There are couches on both sides and a retractable TV screen, but what you notice most of all is the ceiling height and the sense of openness that comes with the large, glazed surfaces. But it’s more than a feeling. The windows open electrically like car windows, so air can circulate naturally throughout the boat at just the push of a button.

Sophisticated lacquered elements in the ceiling contrast nicely with the floor, which is made of natural wood overlaid with textured mesh, which gives it extra anti-skid properties for safety. Just as cooking is part of the fun of being aboard the 52 Fly, so is helming.

“This is a family boat that experienced yachtsmen can use on their own, without extra help from the crew,” Mastroianni points out. “There’s a crew cabin if you need it, but more experienced owners will manage the boat themselves and use the crew cabin for an extra guest.”

The two-seat helm station is part of the saloon and has an elegantly futuristic setup with Garmin screens mounted flush into the console. Like all of Absolute’s models, the 52 Fly has a full-height side door by the lower helm, and owners have docking commands at the central helm station, on the fly and in the aft cockpit.

As if this weren’t enough, the IPS system comes with easy-to-use joystick commands, while assisted docking is optional.


The chic continues on the lower deck where there are three well-appointed guest cabins: a full-beam VIP midships, a twin and a full-beam owner’s cabin fore.

The VIP is as elegant, practically as significant, and fitted to the same degree of luxury as the master suite. Seeing how the VIP shares a bathroom with the twin, a family may prefer to keep the aft cabin and twin for themselves and host any guests in the owner’s cabin for privacy.

All cabins have opening portholes for natural air circulation and memory foam mattresses, while the twin cabin comes with beds that slide together to become a double. In a nod to the needs of family use, there’s a washing machine hidden behind the panelling in the lobby.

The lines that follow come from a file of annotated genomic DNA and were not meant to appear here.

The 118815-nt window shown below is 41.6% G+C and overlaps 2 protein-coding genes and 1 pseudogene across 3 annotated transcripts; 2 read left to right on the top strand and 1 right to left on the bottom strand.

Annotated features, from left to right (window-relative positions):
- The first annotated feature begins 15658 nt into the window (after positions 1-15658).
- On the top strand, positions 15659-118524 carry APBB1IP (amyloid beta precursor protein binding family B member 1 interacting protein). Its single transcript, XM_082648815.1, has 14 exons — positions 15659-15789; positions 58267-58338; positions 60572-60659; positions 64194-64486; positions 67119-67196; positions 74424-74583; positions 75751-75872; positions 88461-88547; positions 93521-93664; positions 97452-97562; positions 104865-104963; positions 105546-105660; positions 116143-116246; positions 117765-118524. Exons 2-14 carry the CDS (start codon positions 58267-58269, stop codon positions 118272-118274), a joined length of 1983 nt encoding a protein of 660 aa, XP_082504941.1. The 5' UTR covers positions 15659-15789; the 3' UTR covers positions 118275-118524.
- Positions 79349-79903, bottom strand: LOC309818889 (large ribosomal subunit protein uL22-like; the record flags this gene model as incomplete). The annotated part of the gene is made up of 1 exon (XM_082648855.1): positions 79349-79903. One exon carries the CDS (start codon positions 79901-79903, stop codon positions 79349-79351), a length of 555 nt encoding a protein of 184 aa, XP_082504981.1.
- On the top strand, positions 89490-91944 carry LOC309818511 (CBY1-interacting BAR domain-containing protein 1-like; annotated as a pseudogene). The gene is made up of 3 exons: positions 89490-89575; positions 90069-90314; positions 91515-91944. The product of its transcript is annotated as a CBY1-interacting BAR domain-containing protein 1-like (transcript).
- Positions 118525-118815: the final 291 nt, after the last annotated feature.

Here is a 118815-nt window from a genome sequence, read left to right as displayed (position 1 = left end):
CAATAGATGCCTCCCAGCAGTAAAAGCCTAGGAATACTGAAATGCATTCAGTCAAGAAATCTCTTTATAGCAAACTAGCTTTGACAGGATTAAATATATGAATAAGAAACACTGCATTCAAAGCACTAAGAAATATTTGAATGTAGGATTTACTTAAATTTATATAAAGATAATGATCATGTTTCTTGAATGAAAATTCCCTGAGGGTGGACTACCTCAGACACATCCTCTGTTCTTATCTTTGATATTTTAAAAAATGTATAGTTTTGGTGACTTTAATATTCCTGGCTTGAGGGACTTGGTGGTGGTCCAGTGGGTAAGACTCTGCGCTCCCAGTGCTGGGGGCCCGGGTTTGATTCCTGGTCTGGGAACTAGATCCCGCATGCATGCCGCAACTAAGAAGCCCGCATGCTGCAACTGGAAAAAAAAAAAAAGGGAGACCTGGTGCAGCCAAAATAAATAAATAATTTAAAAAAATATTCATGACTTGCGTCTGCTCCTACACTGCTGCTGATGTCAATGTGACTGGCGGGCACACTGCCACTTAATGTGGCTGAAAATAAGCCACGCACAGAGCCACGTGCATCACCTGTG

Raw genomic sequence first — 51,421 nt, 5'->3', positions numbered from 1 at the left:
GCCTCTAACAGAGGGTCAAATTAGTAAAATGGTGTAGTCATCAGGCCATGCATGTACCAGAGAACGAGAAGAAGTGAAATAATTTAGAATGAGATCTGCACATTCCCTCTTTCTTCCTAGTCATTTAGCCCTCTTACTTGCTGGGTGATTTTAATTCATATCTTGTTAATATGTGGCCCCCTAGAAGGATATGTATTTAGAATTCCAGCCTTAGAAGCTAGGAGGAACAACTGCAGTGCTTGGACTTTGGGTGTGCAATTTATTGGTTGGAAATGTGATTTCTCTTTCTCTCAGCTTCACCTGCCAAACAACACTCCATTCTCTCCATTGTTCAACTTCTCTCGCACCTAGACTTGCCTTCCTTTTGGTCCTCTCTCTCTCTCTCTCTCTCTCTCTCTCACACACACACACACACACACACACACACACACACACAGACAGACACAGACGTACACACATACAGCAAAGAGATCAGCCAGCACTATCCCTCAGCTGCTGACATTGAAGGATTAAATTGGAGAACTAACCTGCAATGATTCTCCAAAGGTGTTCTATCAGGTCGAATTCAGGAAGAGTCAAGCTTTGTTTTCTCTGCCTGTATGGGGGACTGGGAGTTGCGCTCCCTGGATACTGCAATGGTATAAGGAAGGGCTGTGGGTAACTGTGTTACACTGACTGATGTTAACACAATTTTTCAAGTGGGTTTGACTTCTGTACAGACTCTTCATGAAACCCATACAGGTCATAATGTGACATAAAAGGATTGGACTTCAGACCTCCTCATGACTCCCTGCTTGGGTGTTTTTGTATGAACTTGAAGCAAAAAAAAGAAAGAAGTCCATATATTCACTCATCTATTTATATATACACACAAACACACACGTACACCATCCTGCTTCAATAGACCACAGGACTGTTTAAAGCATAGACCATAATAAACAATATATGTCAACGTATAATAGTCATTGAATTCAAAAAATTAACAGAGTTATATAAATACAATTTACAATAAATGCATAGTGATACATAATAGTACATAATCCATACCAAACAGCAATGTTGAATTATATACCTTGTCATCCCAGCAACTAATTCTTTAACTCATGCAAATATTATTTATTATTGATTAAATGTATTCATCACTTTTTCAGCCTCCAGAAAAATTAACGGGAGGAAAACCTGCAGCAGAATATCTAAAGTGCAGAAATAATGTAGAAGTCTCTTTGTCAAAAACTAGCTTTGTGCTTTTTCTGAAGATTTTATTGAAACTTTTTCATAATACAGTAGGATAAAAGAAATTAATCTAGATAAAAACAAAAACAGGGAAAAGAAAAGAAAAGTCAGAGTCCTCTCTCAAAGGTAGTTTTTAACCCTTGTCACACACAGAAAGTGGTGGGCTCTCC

An en-suite crew cabin has its entrance from the transom. However, seeing how easy it is to helm this boat, it could be used more frequently by a guest or a teenager hoping to sneak back aboard at some improbable hour without waking Mom and Dad.


The foredeck area is never an afterthought on an Absolute, and the setup on the 52 Fly has a curved couch around a table that adjusts in height for coffee or dining. Large sun pads, drink holders, and lights pop up from the flush deck when needed. Fenders can be tucked into storage lockers, and the whole area can be shaded with an awning.

Any boat with ‘fly’ in its name will have something important going on up top, and the 52 Fly doesn’t disappoint. The aft section can be set up with the same modular pieces used in the cockpit, and the aft enclosure is glass.

Backing the C-shaped seating arrangement under the hardtop, there’s a full wet bar that owners can choose to set up as an outdoor galley complete with a fridge, icemaker and grill. The helming area on the port side is convivial, with two seats by the wheel and sun pads beside it.

The headrest on the sun pad flips back to become the backrest of one of the banquettes by the inlaid teak table under the hard top, a typically Absolute touch of ingenuity. There’s also the option of installing solar panels on the hardtop to provide enough energy to run the boat in hotel mode in total silence.

Speaking of silence, Absolute was an early adopter of IPS propulsion, which keeps improving. This system is well-documented for its fuel efficiency and reduced noise and vibration.

Fitted with twin IPS800 engines, the 52 Fly begins to plane at just 12-13 knots, cruises comfortably at 20-22 knots while consuming just around 200 litres of fuel per hour, and tops at just over 29 knots.

The solidity and sturdiness suggested by the exterior lines aren’t an illusion: this boat knows its stuff when handling easily and performing safely.

She may be the youngest member of the Fly family, but the 52 is undoubtedly an Absolute. Find out more about what’s inside, and you’ll soon see this family’s engineering and ease of use, which is more than the exterior look.

While her beauty may not be immediately apparent, to know the Fly 52 is to love her, as the saying goes, and the love that comes with knowing from the inside out is the kind of love that lasts.